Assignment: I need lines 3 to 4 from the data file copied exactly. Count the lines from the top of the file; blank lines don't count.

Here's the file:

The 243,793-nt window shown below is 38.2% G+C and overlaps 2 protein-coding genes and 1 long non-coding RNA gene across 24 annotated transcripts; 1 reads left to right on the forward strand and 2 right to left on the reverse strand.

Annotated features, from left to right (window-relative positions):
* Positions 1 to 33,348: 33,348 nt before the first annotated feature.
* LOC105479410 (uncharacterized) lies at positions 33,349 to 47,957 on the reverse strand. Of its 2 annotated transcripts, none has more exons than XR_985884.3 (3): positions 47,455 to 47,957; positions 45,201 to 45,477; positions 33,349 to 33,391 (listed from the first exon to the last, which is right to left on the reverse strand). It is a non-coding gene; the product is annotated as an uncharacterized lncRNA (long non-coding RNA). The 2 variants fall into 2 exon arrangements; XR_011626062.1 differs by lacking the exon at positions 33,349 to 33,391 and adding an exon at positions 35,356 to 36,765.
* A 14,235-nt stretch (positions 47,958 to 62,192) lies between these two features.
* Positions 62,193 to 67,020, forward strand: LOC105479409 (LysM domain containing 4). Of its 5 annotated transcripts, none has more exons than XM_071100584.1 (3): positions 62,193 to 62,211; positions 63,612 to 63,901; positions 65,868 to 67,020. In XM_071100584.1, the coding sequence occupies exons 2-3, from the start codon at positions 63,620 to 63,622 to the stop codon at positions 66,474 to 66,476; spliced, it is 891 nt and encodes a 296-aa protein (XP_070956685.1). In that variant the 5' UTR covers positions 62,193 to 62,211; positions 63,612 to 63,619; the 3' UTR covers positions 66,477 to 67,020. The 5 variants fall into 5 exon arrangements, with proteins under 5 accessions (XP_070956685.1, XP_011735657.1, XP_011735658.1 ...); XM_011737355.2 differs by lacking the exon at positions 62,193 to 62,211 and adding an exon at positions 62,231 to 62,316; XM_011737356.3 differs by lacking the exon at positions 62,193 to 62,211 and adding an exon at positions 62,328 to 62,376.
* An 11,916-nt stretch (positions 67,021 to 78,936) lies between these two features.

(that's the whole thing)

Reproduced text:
* Positions 1 to 33,348: 33,348 nt before the first annotated feature.
* LOC105479410 (uncharacterized) lies at positions 33,349 to 47,957 on the reverse strand. Of its 2 annotated transcripts, none has more exons than XR_985884.3 (3): positions 47,455 to 47,957; positions 45,201 to 45,477; positions 33,349 to 33,391 (listed from the first exon to the last, which is right to left on the reverse strand). It is a non-coding gene; the product is annotated as an uncharacterized lncRNA (long non-coding RNA). The 2 variants fall into 2 exon arrangements; XR_011626062.1 differs by lacking the exon at positions 33,349 to 33,391 and adding an exon at positions 35,356 to 36,765.